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CA: Road to Serfdom meets Atlas Shrugged

Samuel Staley
September 1, 2008, 6:50am

The California Senate passed SB 375, and Gov. Arnold Shwarzennegger is likely to sign, sweeping legislation designed to overhaul the state's land use and transportation plannning system to meet the state's goal of reducing greenhouse gasses 30% by 2020. The bill ties new housing development to specific objectives and goals designed to reduce driving across the board. In short, individual decisions about where they live and how they travel have been ceded to regional planning authorities with the explicit task of narrowing the choices available to them. According to the California Progress Report:
SB 375 offers local governments regulatory and other incentives to encourage more compact new development and transportation alternatives. The basics of the bill are as follows: . Transportation planning: The California Air Resources Board (CARB) will set regional greenhouse gas reduction targets after consultation with local governments. That target must be incorporated within that region's Regional Transportation Plan (RTP), the long-term blueprint of a region's transportation system. The resulting model will be called the Sustainable Communities Strategy. . Housing planning: Each region's Regional Housing Needs Assessment (RHNA) - the state mandated process for local jurisdictions to address their fair share of regional housing needs - will be adjusted to become aligned with the land use plan in that region's Sustainable Communities Strategy in its RTP (which will account for greenhouse gas reduction targets). . CEQA reform: Environmental review will create incentives to implement the strategy, especially transit priority projects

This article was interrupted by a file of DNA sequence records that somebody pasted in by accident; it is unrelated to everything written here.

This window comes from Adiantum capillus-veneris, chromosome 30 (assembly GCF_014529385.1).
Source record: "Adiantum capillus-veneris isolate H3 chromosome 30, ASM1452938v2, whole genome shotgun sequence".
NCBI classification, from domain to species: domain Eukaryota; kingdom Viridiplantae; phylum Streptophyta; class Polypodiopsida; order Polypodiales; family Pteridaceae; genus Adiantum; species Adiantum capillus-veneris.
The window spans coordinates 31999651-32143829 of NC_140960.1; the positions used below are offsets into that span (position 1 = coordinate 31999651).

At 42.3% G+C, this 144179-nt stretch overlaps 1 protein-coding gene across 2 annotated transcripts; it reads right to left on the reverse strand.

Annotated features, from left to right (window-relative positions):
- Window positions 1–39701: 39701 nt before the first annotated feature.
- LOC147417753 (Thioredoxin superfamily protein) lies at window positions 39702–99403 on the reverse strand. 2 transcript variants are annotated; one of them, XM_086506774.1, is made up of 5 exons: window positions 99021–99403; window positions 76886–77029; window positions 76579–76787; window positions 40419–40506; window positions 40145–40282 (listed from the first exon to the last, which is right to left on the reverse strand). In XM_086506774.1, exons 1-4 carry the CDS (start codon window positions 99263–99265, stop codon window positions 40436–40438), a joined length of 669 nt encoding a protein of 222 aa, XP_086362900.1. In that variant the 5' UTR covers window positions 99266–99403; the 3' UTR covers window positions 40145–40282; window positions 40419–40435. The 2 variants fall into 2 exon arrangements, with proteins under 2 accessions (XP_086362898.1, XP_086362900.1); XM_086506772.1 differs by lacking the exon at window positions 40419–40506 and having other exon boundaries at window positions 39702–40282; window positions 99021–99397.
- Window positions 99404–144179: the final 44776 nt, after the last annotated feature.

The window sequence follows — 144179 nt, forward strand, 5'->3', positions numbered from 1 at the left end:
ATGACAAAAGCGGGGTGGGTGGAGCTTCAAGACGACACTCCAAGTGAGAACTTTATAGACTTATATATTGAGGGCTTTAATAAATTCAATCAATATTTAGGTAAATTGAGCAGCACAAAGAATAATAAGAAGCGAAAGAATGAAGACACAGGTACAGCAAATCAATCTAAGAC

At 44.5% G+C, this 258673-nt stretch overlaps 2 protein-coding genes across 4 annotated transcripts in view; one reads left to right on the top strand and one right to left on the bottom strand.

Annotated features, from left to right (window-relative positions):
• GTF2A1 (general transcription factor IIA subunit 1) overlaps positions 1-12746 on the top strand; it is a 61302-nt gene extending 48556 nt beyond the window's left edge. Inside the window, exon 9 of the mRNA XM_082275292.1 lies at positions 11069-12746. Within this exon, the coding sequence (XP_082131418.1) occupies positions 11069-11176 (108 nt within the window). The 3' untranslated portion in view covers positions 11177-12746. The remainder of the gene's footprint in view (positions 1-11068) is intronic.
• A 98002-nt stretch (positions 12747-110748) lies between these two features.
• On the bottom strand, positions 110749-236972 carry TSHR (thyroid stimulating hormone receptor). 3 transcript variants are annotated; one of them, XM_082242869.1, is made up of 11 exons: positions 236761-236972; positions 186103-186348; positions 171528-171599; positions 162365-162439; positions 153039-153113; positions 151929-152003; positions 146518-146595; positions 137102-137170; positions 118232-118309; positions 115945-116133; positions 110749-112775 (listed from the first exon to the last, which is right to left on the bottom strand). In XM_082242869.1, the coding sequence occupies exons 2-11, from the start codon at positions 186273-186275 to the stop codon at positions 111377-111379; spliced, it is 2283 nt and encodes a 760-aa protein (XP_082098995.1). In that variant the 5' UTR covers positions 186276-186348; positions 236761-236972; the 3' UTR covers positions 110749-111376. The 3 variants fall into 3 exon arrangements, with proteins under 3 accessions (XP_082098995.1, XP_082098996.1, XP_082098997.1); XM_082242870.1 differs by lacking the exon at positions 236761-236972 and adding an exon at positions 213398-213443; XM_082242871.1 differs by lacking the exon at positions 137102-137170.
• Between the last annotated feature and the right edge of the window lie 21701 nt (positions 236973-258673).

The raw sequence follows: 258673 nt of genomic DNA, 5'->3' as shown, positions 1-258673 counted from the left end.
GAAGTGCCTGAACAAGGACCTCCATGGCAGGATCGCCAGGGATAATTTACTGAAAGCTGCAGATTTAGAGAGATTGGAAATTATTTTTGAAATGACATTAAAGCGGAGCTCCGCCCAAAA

This is a classic example of how the "devil is in the details" when it comes to climate change policy. At long last, environmentalists opposed to housing and travel choice have found the vehicle they needed to "stop sprawl". My take on this issue can be found in a commentary posted last week. The New York Times article on the bill can be found here. The Wall Street Journal's coverage can be found here.

Samuel Staley is Research Fellow


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